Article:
According to the web site for the Corpus of Romanesque Sculpture in Britain and Ireland, "Romanesque sculpture marks a high point of artistic production in Britain and Ireland, corresponding to the boom in high-quality building that followed the Norman Conquest in 1066, and reflecting a new set of links with mainland Europe."
The project was run by the British Academy and the Royal Irish Academy. While Garton's work was mostly in the south of Ireland, the project covered both Britain and Ireland. "My part of it was essentially cataloguing every chip and stone of Romanesque sculpture for about half of Ireland," she said.
Garton's work involved repeated trips to Ireland, site visits, cataloguing photographs, documenting her findings, and researching the history of the sites. Her research came to a close about three years ago and helped produce the web site for the Corpus of Romanesque Sculpture in Britain and Ireland, which can be found at www.crsbi.ac.uk. The web site is the first online research database for Romanesque sculpture in Britain and Ireland.
Towards the end of her work in Ireland she became interested in researching the influence of pilgrimage on Romanesque art. She presented a paper on Medieval Pilgrimage in Ireland at a conference on Saints and Pilgrimage around the Atlantic organized by another professor from the College of Charleston. The paper will be published soon in a volume of papers from the conference.
"I have always been interested in the pilgrimage to Santiago de Compostela," she said. The pilgrimage to Santiago de Compostela is a pilgrimage to the shrine of St. James in Santiago, Spain, which became very popular during the 11th and 12th centuries. The pilgrimage has four routes through France, beginning in one of four cities: Arles, Le Puy, Vezelay, and Paris. The four routes then come together across the Pyrenees, and continue through Northern Spain to Santiago.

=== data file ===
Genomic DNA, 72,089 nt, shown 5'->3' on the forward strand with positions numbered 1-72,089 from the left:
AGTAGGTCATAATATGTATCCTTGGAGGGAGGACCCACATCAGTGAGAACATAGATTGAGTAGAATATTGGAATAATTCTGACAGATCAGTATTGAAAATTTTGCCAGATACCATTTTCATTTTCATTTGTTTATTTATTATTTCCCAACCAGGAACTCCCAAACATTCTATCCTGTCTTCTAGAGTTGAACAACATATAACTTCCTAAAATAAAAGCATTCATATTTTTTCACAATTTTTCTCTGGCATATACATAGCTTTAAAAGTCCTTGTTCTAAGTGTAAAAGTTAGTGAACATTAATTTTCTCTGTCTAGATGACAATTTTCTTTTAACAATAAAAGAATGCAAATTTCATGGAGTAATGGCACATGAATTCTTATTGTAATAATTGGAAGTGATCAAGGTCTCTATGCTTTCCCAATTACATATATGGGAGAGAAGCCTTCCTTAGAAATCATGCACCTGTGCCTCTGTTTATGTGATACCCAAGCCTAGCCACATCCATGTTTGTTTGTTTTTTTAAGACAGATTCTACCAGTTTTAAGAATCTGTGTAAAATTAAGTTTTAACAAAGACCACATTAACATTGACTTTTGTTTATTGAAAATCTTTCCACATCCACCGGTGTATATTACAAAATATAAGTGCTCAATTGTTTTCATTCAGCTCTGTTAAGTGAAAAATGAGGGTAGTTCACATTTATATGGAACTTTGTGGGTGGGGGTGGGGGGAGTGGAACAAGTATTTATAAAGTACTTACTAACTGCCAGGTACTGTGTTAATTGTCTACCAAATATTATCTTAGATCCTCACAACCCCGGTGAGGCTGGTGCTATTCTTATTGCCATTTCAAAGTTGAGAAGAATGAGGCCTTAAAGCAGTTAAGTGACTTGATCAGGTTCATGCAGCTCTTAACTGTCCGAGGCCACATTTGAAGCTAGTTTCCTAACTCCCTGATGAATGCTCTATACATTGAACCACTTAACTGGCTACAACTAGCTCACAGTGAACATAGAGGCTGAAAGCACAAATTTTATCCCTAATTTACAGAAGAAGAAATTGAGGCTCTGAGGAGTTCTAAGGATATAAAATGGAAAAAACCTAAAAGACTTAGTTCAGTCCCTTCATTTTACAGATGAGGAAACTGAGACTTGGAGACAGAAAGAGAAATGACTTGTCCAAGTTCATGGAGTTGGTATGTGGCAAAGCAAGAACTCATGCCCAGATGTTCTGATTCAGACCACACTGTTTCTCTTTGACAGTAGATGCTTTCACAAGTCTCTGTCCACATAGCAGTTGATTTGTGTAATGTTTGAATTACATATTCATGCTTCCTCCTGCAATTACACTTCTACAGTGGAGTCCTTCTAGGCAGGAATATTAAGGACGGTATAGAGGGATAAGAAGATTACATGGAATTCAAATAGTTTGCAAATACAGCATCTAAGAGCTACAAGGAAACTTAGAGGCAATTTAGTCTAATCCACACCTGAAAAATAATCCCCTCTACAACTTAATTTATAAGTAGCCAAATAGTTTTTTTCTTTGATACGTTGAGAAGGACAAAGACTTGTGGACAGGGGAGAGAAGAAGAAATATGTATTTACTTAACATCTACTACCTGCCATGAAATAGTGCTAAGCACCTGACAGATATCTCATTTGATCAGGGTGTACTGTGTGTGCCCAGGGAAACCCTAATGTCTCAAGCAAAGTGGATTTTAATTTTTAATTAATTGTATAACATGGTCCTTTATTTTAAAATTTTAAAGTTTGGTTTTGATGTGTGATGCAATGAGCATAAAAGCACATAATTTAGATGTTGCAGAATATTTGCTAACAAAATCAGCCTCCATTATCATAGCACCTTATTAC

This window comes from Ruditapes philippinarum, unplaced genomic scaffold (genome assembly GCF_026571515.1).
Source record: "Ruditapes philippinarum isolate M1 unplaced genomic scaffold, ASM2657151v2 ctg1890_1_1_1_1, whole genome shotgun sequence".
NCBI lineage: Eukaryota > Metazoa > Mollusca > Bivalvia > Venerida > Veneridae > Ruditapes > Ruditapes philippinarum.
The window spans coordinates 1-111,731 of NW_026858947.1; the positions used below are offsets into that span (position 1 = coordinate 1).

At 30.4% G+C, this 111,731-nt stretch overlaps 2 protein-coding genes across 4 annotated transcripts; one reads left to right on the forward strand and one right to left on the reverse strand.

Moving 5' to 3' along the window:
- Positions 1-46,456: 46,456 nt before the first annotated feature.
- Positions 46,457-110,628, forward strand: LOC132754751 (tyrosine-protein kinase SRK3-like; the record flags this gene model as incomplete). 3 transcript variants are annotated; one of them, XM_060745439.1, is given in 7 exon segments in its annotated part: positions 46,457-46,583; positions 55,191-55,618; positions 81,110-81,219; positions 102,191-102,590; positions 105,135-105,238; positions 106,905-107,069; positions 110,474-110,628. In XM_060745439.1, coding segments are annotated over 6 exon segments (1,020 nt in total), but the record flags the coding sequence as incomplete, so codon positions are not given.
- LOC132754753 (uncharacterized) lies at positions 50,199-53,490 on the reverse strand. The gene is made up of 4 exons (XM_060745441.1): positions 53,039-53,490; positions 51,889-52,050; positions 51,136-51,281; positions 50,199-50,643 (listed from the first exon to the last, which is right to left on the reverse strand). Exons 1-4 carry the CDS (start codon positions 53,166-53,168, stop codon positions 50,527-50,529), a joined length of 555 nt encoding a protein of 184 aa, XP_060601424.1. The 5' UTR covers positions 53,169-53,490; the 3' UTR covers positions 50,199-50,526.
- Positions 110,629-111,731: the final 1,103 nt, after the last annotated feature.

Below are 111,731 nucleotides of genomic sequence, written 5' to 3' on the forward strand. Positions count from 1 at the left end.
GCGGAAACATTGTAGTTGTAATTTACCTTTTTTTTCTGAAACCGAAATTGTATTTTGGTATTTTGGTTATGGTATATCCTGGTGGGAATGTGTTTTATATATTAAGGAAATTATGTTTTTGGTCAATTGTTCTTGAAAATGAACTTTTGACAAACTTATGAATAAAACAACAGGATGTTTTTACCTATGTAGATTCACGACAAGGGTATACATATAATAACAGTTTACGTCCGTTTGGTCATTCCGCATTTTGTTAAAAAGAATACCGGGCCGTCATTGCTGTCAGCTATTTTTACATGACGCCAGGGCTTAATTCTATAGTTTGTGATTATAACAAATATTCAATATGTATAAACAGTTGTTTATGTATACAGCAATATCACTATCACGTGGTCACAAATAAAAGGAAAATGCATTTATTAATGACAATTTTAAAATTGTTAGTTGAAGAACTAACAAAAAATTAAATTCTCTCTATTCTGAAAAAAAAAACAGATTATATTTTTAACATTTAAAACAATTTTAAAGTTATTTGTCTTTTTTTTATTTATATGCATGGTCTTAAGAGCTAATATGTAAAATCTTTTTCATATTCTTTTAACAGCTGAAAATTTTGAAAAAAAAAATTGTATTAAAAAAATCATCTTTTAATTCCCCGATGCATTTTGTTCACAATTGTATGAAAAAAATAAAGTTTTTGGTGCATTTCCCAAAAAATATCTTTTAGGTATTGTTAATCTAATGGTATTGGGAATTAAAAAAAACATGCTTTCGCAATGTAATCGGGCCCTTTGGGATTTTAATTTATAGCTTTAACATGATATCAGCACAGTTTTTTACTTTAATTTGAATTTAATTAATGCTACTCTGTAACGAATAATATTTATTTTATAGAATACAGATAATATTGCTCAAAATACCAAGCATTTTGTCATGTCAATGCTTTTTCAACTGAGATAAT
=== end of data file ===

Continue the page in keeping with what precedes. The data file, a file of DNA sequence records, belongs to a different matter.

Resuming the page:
While she has never systematically followed the route from start to finish, over the years she has visited sites along the route. She has traveled to Santiago twice in the last four years, studying the subject matter depicted on the churches.
Garton is also interested in the shrines and monuments dedicated to the saints that have been venerated along the route. "I have been interested in how this route that links many different regions impacted artistic ideas and how artistic ideas and influence traveled back and forth along the route," she said. She also plans to study how the structure of the churches relates to the functionality of the churches.
Garton is particularly interested in the effect of the pilgrimage on outlying towns and areas along the route. She described the region of Palencia just north of the pilgrimage route through Spain as "an out of the way place" where nothing much happens, with "very sleepy little villages." Sleepy? Yes. Boring? Not even close. Almost 200 virtually untouched Romanesque churches remain in northern Palencia and Garton is interested in studying these churches in relation to the pilgrimage.
Garton has not begun the documentary work yet and she described the project as "still in its infancy." She anticipates the research to be a long term project and eventually would like to produce an online database similar to the one her research helped produce for the Corpus of Romanesque sculpture in Britain and Ireland.
At the College of Charleston, Garton teaches a variety of art history classes ranging from Art History 101: Prehistoric through Medieval, to Art History 362: Medieval Manuscript Illumination. She was also able to incorporate her past research interests into an art history senior seminar class, which she plans on doing again.
Garton earned her B.A. at the University of East Anglia and she earned her Ph.D in Art History from the Courtauld Institute at the University of London. She has worked at the College of Charleston since 1988. With no lack of interests, Professor Garton is able to share her passion for 11th and 12th century Romanesque sculpture with her students.